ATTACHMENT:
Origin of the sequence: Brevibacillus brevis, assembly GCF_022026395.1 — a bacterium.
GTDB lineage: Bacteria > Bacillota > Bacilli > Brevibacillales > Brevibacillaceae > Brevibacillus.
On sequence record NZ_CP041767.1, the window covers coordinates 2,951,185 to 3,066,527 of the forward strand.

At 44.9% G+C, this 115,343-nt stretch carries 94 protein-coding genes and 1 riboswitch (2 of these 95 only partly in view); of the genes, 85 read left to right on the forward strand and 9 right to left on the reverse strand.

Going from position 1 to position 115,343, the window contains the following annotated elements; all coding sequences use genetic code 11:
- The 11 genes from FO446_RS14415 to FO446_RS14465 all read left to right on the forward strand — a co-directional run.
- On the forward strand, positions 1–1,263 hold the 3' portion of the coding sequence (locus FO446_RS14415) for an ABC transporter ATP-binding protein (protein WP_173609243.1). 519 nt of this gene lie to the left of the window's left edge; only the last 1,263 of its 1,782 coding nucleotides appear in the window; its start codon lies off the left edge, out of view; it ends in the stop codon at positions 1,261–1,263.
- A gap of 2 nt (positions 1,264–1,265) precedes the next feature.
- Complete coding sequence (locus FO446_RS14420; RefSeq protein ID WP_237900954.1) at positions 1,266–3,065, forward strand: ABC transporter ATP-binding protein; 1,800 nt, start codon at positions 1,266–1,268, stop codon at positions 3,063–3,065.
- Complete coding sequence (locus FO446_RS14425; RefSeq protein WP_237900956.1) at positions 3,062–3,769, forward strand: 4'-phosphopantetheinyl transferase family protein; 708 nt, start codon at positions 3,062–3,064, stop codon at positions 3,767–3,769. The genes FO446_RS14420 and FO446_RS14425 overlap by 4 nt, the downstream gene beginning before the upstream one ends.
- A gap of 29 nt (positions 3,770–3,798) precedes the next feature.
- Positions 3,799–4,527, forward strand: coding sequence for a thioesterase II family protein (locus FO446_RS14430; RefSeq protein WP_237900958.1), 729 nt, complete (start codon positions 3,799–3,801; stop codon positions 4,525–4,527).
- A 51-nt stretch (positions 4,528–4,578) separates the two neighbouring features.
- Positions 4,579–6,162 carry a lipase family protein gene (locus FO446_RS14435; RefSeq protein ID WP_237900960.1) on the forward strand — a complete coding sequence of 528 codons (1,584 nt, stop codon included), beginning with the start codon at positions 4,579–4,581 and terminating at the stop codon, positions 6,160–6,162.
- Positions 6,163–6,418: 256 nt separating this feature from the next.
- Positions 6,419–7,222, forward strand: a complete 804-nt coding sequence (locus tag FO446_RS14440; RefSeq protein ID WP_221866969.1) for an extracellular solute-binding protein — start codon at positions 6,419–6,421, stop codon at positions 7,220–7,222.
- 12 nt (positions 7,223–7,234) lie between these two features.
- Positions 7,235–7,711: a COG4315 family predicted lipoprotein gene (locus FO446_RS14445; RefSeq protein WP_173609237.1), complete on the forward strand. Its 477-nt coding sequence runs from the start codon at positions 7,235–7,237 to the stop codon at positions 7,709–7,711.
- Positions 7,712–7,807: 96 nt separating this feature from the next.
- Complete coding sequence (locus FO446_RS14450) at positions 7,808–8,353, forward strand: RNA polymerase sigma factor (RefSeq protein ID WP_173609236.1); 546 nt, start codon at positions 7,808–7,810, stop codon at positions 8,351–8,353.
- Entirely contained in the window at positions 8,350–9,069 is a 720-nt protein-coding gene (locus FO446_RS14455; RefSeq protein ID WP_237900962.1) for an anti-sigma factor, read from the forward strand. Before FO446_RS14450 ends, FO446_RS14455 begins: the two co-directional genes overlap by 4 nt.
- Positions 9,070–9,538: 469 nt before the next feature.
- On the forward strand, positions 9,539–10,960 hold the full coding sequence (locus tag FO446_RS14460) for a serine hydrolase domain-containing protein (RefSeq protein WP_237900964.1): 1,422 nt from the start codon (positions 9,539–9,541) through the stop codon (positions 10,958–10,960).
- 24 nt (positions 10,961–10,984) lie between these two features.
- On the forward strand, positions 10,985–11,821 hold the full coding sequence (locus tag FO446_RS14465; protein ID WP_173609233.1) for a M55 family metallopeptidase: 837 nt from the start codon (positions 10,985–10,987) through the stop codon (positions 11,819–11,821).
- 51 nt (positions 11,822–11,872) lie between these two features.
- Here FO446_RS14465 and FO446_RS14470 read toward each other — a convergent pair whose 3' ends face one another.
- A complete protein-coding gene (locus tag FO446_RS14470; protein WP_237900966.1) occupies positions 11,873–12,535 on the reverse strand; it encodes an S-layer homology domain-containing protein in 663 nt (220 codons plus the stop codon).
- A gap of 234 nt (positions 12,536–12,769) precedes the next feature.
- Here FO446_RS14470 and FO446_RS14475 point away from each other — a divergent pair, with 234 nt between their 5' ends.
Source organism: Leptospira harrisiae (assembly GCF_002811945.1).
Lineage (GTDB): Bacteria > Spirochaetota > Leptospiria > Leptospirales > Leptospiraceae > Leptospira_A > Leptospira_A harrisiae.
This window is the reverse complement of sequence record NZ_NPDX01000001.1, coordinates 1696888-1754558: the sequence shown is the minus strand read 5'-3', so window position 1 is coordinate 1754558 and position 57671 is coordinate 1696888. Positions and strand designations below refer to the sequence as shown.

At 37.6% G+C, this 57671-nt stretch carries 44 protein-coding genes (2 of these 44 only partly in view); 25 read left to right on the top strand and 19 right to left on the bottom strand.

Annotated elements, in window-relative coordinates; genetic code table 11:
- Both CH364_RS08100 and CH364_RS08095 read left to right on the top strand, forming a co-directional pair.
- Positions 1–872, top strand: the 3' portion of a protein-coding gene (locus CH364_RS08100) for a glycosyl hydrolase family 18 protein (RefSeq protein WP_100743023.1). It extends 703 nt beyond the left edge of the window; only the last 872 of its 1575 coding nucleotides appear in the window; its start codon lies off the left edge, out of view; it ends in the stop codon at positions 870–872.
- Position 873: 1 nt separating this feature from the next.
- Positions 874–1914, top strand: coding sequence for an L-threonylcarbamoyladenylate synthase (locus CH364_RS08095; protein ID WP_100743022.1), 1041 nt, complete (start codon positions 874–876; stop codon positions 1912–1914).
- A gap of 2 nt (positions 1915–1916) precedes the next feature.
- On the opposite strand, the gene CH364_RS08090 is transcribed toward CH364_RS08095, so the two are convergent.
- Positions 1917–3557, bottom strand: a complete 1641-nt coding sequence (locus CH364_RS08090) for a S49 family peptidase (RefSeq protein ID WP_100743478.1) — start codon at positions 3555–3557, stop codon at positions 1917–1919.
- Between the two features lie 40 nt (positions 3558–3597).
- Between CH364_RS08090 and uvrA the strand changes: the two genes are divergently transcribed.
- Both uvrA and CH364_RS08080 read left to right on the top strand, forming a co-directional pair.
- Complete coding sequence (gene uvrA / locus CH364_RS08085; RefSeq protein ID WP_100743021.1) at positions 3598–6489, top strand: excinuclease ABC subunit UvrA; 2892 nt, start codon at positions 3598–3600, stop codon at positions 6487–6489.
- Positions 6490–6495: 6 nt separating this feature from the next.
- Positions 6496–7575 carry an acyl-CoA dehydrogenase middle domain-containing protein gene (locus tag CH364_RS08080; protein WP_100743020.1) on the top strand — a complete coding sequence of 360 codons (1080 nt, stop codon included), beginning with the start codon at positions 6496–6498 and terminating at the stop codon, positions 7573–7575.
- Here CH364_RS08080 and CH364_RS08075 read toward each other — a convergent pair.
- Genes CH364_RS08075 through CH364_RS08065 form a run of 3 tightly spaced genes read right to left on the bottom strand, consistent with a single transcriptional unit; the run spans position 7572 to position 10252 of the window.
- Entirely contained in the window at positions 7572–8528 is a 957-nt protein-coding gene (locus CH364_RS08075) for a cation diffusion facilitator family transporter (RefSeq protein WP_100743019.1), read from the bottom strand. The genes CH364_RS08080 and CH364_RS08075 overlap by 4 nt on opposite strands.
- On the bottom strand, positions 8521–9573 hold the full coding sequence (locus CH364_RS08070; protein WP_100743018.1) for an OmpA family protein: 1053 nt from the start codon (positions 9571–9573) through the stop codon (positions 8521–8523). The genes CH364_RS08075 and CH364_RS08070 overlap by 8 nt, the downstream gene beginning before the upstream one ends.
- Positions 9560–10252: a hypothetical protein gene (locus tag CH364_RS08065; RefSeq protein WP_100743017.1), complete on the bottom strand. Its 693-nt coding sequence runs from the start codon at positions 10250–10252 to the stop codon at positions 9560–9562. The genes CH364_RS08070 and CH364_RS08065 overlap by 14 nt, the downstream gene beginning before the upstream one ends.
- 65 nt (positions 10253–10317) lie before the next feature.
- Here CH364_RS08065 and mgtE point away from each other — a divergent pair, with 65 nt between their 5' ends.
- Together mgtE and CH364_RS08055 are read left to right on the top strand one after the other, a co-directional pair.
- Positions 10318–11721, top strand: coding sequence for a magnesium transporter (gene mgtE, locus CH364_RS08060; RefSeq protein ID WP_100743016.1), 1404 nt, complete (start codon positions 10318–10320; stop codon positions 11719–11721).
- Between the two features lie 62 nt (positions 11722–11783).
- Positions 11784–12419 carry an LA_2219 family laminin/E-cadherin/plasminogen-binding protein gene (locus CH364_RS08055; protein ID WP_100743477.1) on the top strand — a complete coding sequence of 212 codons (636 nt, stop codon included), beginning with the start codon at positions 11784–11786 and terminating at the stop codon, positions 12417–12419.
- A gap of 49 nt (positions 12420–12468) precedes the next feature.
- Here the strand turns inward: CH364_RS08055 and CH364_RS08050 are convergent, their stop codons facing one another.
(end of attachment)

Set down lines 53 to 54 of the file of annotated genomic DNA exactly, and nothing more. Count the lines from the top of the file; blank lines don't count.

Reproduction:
- Positions 9560–10252: a hypothetical protein gene (locus tag CH364_RS08065; RefSeq protein WP_100743017.1), complete on the bottom strand. Its 693-nt coding sequence runs from the start codon at positions 10250–10252 to the stop codon at positions 9560–9562. The genes CH364_RS08070 and CH364_RS08065 overlap by 14 nt, the downstream gene beginning before the upstream one ends.
- 65 nt (positions 10253–10317) lie before the next feature.